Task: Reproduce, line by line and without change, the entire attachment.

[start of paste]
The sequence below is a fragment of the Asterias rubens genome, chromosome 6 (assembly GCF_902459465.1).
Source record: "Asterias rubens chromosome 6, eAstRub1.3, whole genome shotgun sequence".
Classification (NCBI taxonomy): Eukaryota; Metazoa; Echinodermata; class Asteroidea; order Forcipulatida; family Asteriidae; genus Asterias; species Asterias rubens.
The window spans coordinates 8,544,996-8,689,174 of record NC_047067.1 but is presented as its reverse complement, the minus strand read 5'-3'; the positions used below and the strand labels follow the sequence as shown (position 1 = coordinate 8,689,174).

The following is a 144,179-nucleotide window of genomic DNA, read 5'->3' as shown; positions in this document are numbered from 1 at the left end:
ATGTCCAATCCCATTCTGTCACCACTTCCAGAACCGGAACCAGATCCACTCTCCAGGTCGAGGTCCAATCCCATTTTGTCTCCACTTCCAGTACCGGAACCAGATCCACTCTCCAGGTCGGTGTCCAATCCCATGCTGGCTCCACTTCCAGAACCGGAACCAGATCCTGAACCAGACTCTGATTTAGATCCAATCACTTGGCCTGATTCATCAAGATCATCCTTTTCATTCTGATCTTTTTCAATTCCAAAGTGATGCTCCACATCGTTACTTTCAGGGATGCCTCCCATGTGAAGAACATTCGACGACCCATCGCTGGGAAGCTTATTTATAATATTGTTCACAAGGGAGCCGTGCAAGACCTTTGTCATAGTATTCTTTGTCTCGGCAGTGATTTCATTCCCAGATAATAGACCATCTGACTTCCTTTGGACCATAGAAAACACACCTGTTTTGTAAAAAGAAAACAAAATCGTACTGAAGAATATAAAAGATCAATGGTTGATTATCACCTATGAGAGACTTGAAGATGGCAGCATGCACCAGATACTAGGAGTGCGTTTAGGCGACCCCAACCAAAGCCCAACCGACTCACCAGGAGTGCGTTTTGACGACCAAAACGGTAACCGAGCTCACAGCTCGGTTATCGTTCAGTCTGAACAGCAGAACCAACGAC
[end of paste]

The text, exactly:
The sequence below is a fragment of the Asterias rubens genome, chromosome 6 (assembly GCF_902459465.1).
Source record: "Asterias rubens chromosome 6, eAstRub1.3, whole genome shotgun sequence".
Classification (NCBI taxonomy): Eukaryota; Metazoa; Echinodermata; class Asteroidea; order Forcipulatida; family Asteriidae; genus Asterias; species Asterias rubens.
The window spans coordinates 8,544,996-8,689,174 of record NC_047067.1 but is presented as its reverse complement, the minus strand read 5'-3'; the positions used below and the strand labels follow the sequence as shown (position 1 = coordinate 8,689,174).

The following is a 144,179-nucleotide window of genomic DNA, read 5'->3' as shown; positions in this document are numbered from 1 at the left end:
ATGTCCAATCCCATTCTGTCACCACTTCCAGAACCGGAACCAGATCCACTCTCCAGGTCGAGGTCCAATCCCATTTTGTCTCCACTTCCAGTACCGGAACCAGATCCACTCTCCAGGTCGGTGTCCAATCCCATGCTGGCTCCACTTCCAGAACCGGAACCAGATCCTGAACCAGACTCTGATTTAGATCCAATCACTTGGCCTGATTCATCAAGATCATCCTTTTCATTCTGATCTTTTTCAATTCCAAAGTGATGCTCCACATCGTTACTTTCAGGGATGCCTCCCATGTGAAGAACATTCGACGACCCATCGCTGGGAAGCTTATTTATAATATTGTTCACAAGGGAGCCGTGCAAGACCTTTGTCATAGTATTCTTTGTCTCGGCAGTGATTTCATTCCCAGATAATAGACCATCTGACTTCCTTTGGACCATAGAAAACACACCTGTTTTGTAAAAAGAAAACAAAATCGTACTGAAGAATATAAAAGATCAATGGTTGATTATCACCTATGAGAGACTTGAAGATGGCAGCATGCACCAGATACTAGGAGTGCGTTTAGGCGACCCCAACCAAAGCCCAACCGACTCACCAGGAGTGCGTTTTGACGACCAAAACGGTAACCGAGCTCACAGCTCGGTTATCGTTCAGTCTGAACAGCAGAACCAACGAC